While a 6.3 percent growth underscores the persistent downward pressure on the world’s second-largest economy, given domestic and global challenges, it also highlights the resilience of the Chinese economy in face of pressure from massive stimulus measures, analysts noted.
The National Bureau of Statistics (NBS) is scheduled to post second-quarter GDP data on July 15.
In the first quarter of 2019, China’s GDP grew by 6.4 percent year-on-year, surpassing grim expectations.
However, many expect that a combination of factors from China’s internal economic transition to a tariff war with the US to a slowing global economy could further drag down growth in China.
“Generally speaking, second-quarter GDP growth should be relatively stable, considering all the challenges, including declining domestic and global demands,” Liu Xuezhi, an economist at the Bank of Communications, told the Global Times on Thursday. He forecast a 6.3 percent growth for the first half of the year.
Several other analysts interviewed by the Global Times also put first-half GDP growth at around 6.3 percent. A Reuters poll also estimated second-quarter GDP growth at 6.2 percent, meaning first-half GDP growth would be at 6.3 percent.
That falls nicely into the 6 percent to 6.5 percent growth target range set by policymakers earlier this year. To meet that target, China has undertaken an array of stimulus measures, including administrative fees and tax cuts for companies that amount to 2 trillion yuan ($291.05 billion), increased spending in infrastructure and more financing for small and medium enterprises.
While these stimulus measures helped boost confidence in the economy during the first half, their actual effect on economic activities is expected to show mostly in the second half of the year, when GDP growth could improve, analysts said.
The improved confidence is highlighted by stabilizing investment and consumption, two main driving forces of the Chinese economy. In the first five months of the year, total retail sales rose 8.1 percent year-on-year to more than 16.13 trillion yuan, NBS data showed. Fixed-asset investment also grew 5.6 percent year-on-year during the period.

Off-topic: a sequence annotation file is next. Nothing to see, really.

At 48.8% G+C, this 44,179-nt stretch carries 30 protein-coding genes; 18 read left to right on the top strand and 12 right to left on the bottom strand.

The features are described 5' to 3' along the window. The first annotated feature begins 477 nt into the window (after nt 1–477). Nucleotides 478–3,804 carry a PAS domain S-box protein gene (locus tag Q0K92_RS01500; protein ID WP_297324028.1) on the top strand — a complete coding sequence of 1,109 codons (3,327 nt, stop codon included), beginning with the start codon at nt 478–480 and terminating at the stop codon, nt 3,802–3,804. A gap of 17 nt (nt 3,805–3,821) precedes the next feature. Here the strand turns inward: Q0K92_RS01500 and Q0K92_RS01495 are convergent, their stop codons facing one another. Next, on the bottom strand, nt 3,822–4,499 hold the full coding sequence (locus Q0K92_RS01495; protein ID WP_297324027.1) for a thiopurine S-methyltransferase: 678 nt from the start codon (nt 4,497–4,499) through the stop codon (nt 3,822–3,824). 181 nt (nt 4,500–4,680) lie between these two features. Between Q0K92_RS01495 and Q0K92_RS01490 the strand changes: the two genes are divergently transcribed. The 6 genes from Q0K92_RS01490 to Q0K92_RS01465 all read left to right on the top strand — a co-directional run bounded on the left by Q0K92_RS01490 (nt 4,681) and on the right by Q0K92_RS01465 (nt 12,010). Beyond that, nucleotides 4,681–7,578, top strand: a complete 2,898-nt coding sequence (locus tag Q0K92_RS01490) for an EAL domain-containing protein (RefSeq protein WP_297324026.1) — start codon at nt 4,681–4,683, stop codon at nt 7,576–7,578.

Several indicators also showed worse-than-expected risks in the first six months of the year, according to Tian Yun, vice president of the Beijing Economic Operation Association.
“Investment from private sectors is not up to expectations, infrastructure spending is still lagging and the expanded trade surplus resulting from a fall in imports is not something we expected,” he told the Global Times on Thursday.
In the first five months of the year, China saw a 45 percent year-on-year growth in trade surplus to 5.5 trillion yuan, with exports expanding 6.1 percent and imports rising 1.8 percent, according to the General Administration of Customs, which is slated to release data for the first half of the year on Friday.
That came as global trade is also showing signs of being in decline and stiff punitive tariffs were imposed on $250 billion worth of Chinese goods by the US. Amid growing pressure, the US has since pursued trade negotiations with China. Despite this, many in China say that though US officials have shown some gestures of goodwill, they have thus far refused to take meaningful actions to meet China halfway and end the trade war.
To fight further pressure on China’s trade, Chinese policymakers have determined several measures, including further cuts to import duties and export tax rebates and strengthening financial support, at an executive meeting of the State Council chaired by Premier Li Keqiang on Wednesday.